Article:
Stakes High For Many Golfers At British Open

PGA Tour Coverage and Updates Winning one of golf’s major championships is a feat that never goes away. In 1969, an Army veteran named Orville Moody won the U.S....

PGA Tour Coverage and Updates

Winning one of golf’s major championships is a feat that never goes away. In 1969, an Army veteran named Orville Moody won the U.S. Open. He played in 266 tournaments on the PGA Tour and never won another. Yet he’s part of legend, an outlier who grabbed a bit of glory never to be forgotten.

So as the lads get ready to tee off Thursday in the 147th British Open at Carnoustie, we’ll look at a few with the most to gain from a prestigious win:

Tiger Woods: This is first British Open in three years after multiple back surgeries. He could use a win of any kind in his comeback, but this would be special (and his 15th major).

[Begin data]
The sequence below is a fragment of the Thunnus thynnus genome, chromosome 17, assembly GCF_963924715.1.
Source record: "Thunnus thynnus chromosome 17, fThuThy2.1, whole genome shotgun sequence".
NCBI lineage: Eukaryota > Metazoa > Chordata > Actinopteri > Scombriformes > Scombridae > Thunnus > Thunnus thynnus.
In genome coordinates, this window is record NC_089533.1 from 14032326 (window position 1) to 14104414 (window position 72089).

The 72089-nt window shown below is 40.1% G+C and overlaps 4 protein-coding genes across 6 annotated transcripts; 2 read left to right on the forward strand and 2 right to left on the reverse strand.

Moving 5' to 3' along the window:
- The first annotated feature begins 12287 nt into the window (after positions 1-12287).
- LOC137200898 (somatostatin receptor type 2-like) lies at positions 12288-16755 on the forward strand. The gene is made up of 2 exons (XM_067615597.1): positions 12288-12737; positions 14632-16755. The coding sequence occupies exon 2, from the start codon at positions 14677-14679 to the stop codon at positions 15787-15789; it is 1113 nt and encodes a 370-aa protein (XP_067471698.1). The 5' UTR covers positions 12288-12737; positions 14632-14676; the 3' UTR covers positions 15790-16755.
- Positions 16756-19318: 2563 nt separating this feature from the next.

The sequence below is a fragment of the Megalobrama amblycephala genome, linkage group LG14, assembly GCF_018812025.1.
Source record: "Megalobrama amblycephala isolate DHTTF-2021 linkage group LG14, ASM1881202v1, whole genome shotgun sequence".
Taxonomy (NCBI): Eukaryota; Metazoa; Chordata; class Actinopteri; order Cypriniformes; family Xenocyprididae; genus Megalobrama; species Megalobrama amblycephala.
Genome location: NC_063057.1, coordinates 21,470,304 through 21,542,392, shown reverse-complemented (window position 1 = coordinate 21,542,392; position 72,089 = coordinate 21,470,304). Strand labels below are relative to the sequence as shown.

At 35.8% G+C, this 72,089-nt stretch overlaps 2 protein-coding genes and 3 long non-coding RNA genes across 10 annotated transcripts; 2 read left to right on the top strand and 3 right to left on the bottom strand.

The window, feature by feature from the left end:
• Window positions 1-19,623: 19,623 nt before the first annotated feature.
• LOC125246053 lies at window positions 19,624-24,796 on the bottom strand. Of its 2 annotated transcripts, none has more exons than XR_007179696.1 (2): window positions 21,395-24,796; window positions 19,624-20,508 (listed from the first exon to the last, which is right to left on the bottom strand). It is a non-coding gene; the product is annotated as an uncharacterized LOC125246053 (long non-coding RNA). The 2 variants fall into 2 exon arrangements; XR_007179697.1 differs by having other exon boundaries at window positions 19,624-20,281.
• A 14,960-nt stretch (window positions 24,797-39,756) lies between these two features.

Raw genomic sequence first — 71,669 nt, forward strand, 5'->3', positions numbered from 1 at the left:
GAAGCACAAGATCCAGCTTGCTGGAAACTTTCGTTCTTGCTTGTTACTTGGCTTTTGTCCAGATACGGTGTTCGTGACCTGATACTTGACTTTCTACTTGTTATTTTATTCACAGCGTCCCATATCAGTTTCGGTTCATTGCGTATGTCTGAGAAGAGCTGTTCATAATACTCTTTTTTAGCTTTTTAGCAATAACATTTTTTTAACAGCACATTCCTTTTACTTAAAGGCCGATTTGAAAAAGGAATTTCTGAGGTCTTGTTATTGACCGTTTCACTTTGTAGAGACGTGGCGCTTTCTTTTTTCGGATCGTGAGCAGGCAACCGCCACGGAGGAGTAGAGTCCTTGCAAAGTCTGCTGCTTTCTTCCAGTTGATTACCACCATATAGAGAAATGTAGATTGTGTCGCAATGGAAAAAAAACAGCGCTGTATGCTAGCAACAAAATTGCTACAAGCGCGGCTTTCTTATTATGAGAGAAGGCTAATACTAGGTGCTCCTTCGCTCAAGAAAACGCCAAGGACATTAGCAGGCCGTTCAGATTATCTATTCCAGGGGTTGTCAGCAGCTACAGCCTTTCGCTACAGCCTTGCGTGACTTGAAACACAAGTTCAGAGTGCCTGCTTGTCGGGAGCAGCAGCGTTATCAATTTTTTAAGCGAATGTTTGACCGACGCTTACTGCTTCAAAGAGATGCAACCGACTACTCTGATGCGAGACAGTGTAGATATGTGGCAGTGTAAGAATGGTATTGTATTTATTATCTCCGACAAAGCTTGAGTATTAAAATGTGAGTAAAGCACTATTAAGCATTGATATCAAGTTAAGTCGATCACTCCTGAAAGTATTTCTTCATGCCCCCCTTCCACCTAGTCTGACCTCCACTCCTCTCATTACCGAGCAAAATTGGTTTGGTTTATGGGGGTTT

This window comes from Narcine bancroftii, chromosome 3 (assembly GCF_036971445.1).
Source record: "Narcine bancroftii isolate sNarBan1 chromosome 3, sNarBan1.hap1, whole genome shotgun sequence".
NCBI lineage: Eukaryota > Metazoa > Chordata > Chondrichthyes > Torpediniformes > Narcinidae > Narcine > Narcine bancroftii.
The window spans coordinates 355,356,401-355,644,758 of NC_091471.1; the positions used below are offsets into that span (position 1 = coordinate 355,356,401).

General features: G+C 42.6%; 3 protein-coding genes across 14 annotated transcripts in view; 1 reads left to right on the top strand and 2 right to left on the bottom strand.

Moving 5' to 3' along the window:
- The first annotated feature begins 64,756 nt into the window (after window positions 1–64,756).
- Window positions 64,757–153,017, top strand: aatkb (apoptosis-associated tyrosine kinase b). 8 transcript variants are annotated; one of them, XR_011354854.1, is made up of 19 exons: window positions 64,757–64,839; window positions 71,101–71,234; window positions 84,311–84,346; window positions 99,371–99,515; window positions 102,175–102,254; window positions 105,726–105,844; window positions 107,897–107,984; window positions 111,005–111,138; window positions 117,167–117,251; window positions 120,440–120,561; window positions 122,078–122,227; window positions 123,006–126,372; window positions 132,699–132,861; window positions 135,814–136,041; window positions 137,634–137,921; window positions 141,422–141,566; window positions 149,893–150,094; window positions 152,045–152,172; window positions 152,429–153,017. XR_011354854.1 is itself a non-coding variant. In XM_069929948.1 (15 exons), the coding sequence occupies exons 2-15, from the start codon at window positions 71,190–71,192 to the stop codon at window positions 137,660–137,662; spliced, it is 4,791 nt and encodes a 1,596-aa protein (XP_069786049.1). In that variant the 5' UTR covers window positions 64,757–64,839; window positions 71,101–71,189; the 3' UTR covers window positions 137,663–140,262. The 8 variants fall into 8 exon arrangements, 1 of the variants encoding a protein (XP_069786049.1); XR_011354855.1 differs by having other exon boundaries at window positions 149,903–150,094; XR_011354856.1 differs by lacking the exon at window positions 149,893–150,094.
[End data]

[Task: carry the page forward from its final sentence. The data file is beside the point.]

Jordan Spieth: He has not won a tournament since his British Open victory a year ago at Royal Birkdale.

Justin Rose: Has never finished better than fourth in the British Open (1998, as an amateur). A win would lift him from No. 3 in the world to the top spot in the rankings.

Tommy Fleetwood: The Englishman may represent the world’s hopes to break the grip of Americans on majors (five straight wins by the Yanks dating to the U.S. Open in 2017). Fleetwood holds the course record at Carnoustie (63), but the links layout has been baked and burned by a hot summer in Scotland and will play hard and fast.

Brooks Koepka: He has won the U.S. Open in consecutive years but often says he feels like he hasn’t earned enough respect for that feat. OK, win another major and we will all bow low.

Follow @TwistityNews